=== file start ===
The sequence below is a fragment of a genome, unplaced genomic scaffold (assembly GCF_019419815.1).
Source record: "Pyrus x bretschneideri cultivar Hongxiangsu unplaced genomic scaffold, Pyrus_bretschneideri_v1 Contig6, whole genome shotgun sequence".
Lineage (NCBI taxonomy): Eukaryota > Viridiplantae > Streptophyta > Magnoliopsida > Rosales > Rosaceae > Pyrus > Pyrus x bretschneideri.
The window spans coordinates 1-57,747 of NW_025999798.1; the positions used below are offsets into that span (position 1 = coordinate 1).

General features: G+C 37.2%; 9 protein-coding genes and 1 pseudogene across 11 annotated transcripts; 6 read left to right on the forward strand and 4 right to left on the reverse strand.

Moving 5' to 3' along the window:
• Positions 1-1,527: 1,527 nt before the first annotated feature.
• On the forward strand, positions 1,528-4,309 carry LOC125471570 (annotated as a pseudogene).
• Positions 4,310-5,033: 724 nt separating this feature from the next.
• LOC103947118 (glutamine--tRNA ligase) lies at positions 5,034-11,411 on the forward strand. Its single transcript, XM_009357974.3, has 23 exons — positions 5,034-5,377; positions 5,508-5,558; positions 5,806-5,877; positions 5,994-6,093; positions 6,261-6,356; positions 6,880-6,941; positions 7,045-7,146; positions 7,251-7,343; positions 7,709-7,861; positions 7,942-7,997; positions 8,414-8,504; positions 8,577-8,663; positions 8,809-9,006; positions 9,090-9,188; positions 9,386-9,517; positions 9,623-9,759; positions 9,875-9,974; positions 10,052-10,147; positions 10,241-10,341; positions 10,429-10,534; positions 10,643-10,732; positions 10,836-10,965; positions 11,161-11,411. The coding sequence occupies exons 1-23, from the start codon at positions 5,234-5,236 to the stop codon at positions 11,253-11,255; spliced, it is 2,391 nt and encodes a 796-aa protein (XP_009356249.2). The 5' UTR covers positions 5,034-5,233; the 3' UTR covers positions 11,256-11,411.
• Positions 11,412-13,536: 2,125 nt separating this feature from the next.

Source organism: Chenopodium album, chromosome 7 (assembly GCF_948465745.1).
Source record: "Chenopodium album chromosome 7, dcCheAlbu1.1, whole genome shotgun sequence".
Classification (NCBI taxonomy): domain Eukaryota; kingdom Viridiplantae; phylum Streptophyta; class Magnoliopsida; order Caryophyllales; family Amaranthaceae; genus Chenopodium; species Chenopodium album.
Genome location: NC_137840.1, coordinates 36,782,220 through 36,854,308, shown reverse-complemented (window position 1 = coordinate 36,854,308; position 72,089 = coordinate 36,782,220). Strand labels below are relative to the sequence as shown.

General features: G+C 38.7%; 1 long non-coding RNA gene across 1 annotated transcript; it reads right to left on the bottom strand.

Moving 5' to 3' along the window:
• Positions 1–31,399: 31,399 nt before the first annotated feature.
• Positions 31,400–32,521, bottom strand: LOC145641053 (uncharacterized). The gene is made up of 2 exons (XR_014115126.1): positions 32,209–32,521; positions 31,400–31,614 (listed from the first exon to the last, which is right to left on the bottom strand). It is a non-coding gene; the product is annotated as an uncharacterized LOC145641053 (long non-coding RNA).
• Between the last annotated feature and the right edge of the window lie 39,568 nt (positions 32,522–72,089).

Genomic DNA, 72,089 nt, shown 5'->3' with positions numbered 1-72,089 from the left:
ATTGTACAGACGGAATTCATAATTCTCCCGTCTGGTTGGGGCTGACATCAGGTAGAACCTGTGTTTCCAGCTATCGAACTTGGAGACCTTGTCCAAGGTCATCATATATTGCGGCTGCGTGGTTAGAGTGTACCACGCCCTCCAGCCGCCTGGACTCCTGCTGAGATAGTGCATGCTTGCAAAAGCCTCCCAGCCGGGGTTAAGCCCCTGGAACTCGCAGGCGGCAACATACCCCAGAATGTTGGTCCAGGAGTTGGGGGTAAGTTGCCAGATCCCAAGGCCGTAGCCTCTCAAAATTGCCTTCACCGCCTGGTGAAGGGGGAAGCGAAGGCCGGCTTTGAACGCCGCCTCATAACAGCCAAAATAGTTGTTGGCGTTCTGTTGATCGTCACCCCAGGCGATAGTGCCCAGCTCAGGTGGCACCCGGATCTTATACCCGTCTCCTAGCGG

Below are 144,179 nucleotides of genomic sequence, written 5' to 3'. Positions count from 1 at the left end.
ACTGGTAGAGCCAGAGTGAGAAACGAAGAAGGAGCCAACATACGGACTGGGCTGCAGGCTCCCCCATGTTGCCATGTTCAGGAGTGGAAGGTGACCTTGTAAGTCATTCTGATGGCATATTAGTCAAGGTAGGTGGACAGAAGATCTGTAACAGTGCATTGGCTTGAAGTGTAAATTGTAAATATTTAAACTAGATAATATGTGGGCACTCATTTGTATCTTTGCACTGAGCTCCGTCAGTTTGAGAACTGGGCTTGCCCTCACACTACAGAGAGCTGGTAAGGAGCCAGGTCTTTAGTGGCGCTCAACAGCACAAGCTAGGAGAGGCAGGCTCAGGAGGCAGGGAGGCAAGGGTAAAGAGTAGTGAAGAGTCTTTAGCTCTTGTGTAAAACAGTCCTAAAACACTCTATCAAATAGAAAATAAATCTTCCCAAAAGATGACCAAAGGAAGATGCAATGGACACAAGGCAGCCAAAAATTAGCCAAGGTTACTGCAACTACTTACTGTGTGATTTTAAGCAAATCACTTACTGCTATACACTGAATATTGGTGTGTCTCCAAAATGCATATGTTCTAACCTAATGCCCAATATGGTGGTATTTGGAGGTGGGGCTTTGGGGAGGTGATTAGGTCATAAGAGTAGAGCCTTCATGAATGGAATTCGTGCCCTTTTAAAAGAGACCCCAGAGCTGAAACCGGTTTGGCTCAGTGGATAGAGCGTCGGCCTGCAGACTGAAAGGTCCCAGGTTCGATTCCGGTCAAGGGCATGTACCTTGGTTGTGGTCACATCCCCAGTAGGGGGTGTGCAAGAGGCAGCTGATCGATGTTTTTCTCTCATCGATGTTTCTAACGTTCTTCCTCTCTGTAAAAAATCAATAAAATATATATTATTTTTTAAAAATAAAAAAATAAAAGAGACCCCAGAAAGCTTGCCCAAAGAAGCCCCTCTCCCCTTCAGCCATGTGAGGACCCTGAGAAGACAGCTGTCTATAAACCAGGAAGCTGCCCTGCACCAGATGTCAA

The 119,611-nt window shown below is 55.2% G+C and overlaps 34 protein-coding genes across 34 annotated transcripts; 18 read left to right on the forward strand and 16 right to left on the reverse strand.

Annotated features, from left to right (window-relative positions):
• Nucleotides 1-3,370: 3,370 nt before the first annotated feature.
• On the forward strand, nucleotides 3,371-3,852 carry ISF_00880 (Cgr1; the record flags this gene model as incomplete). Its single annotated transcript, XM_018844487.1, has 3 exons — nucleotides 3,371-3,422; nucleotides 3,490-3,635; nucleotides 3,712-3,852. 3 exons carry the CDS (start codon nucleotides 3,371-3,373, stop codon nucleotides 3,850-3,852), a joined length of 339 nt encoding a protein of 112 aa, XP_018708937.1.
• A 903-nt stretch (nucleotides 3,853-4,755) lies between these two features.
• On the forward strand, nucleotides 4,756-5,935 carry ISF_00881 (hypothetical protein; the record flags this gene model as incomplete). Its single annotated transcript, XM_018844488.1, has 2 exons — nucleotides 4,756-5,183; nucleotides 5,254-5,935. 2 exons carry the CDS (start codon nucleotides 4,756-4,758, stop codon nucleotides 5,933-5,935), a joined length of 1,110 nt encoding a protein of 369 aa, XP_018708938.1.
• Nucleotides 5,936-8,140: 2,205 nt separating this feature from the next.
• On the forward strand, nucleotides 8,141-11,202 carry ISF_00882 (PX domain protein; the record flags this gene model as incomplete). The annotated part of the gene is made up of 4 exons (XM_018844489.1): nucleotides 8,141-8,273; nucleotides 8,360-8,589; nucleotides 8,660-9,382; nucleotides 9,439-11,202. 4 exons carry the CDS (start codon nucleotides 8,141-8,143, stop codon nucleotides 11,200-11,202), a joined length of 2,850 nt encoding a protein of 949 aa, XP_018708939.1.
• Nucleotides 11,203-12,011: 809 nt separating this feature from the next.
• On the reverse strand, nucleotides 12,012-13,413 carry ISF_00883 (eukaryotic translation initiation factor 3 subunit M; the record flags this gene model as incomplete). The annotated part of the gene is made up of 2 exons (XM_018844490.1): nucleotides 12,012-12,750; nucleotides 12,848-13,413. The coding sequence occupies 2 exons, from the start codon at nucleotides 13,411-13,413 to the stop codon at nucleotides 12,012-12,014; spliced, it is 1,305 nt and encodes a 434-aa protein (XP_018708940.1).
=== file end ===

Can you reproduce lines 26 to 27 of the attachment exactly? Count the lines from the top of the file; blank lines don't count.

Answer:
Annotated features, from left to right (window-relative positions):
• Nucleotides 1-3,370: 3,370 nt before the first annotated feature.